A simplified way to inspect your air conditioning system without a home inspector’s tool kit.
This is actually called the HVAC (heating, ventilation, and air conditioning) system.With Houston’s climate dictating a heavy use for this equipment (Houston is one of the most air conditioned cities in the world), a big concern here is how long will a HVAC system last? My answer is a resounding who knows? All joking aside, this system is composed of several pieces of equipment, which could last a good twenty years if it is maintained well. By this point, the unit will not be as efficient as you would want it. An HVAC system needs special equipment to really examine it correctly, but I will give you a means of testing this for yourself.
Lets start with how an inspector examines a typical system. In Houston, I have never come across a swamp cooler. I think these are common in Arizona, and on my old Beetle. Mainly we have gas or electric powered units with a condenser (also called a compressor) units. Some homes use heat pumps. More experimental systems are not common here.
The components of a typical HVAC system include: furnace, condenser, plenums, ducts, fan, and evaporator coil.Following the air movement through the system, we first come to the return air duct. For best results a home should have a return air duct in every room, but generally you will find one return duct on each floor of the home. These ducts have a filter in them. For energy efficiency’s sake, you will want to change these filters out once a month. This is why I suggest the cleanable filters to clients. If the filter is dirty, the unit has to work harder to draw air through it. If there is no filter, all of that dust is going into your equipment ruining it. Moving along, the air is going through a duct to the return air plenum. In older homes, builders would place wiring and gas tubing through these ducts, since it was a convenient space. This habit is a great fire hazard, since a fire caused by the wiring or gas line would be fed by the air passing through this duct. This is a hard problem to fix in most cases. Two solutions could be: 1) placing sheetrock all the way up the duct to the return plenum, thus covering the wiring and tubing; and 2) running a large duct tube through this duct from opening to return plenum. The return plenum is just a box which accepts the return air ducts. It will be in the attic before the fan. This box should have no holes in it. You would be able to feel air being sucked into the box if it did have a perforation. The next part of the system is the fan. The fan is called a squirrel cage. It is round, and looks like a big hair dryer blower (sorry, but I am trying to come up with a description everyone could picture). The common issue will be the motor is not functioning, the bearing allowing the fan to turn freely is worn, or the fan is bent or damaged. You will be able to tell by the sound. Noisy and vibrating is not good. You should hear the smooth hum of an electric motor, and the spinning of the fan. The fan will have a removable panel on it, so you can look at it. Pliers would be able to remove the machine screws on the unit. (On some systems the fan can be the last item before the supply plenum; however, I generally see it first.)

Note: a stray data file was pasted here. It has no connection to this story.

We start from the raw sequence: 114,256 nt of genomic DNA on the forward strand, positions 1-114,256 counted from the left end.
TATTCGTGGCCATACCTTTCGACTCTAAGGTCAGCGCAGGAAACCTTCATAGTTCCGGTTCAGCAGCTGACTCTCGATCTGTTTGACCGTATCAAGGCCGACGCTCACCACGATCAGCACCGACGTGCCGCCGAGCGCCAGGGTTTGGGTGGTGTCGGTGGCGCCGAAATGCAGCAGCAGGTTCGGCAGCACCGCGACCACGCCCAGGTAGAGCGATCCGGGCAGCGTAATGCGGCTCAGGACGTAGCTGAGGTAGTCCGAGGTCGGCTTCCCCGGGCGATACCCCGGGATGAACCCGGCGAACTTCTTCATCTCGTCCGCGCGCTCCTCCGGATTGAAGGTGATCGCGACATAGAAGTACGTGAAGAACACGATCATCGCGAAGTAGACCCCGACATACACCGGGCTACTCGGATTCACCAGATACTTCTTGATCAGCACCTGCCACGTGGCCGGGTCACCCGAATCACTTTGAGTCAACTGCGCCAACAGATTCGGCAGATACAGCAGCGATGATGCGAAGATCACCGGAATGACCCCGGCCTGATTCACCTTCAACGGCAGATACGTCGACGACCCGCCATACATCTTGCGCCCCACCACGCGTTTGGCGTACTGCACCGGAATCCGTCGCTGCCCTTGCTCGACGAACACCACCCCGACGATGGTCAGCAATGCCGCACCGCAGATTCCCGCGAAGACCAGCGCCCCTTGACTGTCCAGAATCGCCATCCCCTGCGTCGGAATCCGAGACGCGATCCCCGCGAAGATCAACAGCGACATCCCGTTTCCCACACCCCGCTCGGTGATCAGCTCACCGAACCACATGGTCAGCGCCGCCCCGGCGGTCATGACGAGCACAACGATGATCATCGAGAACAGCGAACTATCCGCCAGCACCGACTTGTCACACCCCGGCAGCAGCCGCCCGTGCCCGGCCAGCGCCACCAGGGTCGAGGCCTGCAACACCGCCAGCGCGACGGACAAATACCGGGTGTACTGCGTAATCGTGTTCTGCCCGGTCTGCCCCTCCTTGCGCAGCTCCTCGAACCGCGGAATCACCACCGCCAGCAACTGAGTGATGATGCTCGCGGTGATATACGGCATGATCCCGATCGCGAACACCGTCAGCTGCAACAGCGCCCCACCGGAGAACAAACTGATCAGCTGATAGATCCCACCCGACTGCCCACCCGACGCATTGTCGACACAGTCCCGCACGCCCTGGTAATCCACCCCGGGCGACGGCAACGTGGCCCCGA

Next we come to the furnace. The furnace should also have a removable panel. Half the units have a panel that will slide out, and the other units have a panel that has machine screws holding it in. Machine screws cannot be undone with a screwdriver. You either need a nut driver, or a pair of pliers. Wether gas or electric, there will be a tube coming into the unit. Where it enters, there should be a grommet (think gasket) preventing this tube from being damaged by the housing. For gas units, there should be a shut off valve nearby, and for electric units, there should be a switch (breaker or light switch) close. Check to see that the wiring looks to be in good condition. Here is the hard part, you will want to look at this compartment where the burner or electric coils are, but you will not always be able to. A complete inspection means pulling this equipment out, and a HVAC technician should be the only person to do this task. While the heater is running, look to see the flame or heated elements. The flame should be a nice blue flame. The burner compartment should be rust free. If you have the equipment, you could check the elements for an electric system to see if they have power.